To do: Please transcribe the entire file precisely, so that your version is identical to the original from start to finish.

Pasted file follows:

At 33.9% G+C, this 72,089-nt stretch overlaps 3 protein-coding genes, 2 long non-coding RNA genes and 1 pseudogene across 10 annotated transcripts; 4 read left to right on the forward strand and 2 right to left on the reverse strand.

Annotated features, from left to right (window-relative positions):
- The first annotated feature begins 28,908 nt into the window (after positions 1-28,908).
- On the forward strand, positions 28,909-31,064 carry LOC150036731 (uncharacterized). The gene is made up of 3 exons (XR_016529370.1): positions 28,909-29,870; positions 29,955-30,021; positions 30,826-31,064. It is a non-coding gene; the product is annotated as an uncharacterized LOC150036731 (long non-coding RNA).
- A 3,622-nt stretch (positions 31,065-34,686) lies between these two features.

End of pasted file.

At 33.9% G+C, this 72,089-nt stretch overlaps 3 protein-coding genes, 2 long non-coding RNA genes and 1 pseudogene across 10 annotated transcripts; 4 read left to right on the forward strand and 2 right to left on the reverse strand.

Annotated features, from left to right (window-relative positions):
- The first annotated feature begins 28,908 nt into the window (after positions 1-28,908).
- On the forward strand, positions 28,909-31,064 carry LOC150036731 (uncharacterized). The gene is made up of 3 exons (XR_016529370.1): positions 28,909-29,870; positions 29,955-30,021; positions 30,826-31,064. It is a non-coding gene; the product is annotated as an uncharacterized LOC150036731 (long non-coding RNA).
- A 3,622-nt stretch (positions 31,065-34,686) lies between these two features.